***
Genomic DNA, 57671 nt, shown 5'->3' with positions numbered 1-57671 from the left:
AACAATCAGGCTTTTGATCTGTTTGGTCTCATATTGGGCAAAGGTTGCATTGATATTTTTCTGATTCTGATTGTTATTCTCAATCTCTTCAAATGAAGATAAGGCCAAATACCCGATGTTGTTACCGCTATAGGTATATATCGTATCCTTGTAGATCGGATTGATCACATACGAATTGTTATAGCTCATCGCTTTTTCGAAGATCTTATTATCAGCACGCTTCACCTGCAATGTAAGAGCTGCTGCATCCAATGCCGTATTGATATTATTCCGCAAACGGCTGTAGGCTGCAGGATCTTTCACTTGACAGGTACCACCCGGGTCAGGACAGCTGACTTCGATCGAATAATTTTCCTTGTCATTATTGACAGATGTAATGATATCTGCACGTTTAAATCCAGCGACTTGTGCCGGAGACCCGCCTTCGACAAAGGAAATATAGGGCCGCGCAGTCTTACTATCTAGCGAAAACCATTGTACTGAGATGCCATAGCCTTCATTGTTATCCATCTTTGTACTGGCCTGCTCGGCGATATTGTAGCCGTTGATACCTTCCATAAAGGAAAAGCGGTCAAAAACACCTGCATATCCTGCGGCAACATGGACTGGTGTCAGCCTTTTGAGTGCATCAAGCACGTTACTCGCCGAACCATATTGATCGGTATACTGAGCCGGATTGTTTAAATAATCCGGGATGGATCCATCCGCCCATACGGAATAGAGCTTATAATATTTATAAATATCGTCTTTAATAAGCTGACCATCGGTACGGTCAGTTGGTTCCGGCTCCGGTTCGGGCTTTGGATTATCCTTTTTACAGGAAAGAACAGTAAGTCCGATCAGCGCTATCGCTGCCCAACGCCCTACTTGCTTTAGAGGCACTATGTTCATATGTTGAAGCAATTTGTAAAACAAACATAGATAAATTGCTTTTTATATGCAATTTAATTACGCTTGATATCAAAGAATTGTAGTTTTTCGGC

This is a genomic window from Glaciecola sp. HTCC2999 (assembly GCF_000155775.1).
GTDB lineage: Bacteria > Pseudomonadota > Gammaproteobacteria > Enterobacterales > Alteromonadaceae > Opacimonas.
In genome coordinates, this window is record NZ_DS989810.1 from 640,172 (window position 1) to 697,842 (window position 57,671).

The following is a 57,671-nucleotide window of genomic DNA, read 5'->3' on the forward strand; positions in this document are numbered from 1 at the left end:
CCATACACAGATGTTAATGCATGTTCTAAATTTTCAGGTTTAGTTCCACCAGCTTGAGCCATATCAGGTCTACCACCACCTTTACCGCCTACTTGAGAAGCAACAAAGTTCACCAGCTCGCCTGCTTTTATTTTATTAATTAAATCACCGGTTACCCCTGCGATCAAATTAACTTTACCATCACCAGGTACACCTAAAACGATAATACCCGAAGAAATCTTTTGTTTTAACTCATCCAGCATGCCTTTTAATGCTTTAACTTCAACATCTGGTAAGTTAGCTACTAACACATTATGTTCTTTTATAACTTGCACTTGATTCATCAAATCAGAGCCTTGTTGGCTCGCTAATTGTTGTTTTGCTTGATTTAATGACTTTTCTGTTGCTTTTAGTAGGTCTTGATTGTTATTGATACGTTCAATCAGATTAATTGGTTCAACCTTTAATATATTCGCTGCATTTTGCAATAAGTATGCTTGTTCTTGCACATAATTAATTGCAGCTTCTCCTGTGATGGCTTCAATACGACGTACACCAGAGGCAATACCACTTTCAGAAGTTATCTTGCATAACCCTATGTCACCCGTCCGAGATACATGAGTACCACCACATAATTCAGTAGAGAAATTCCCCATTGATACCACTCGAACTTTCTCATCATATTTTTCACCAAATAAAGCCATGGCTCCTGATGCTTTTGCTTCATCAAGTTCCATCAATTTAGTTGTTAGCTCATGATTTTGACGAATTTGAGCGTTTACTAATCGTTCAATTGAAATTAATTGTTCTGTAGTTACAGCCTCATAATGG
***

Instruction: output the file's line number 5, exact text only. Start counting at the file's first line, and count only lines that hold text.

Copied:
In genome coordinates, this window is record NZ_DS989810.1 from 640,172 (window position 1) to 697,842 (window position 57,671).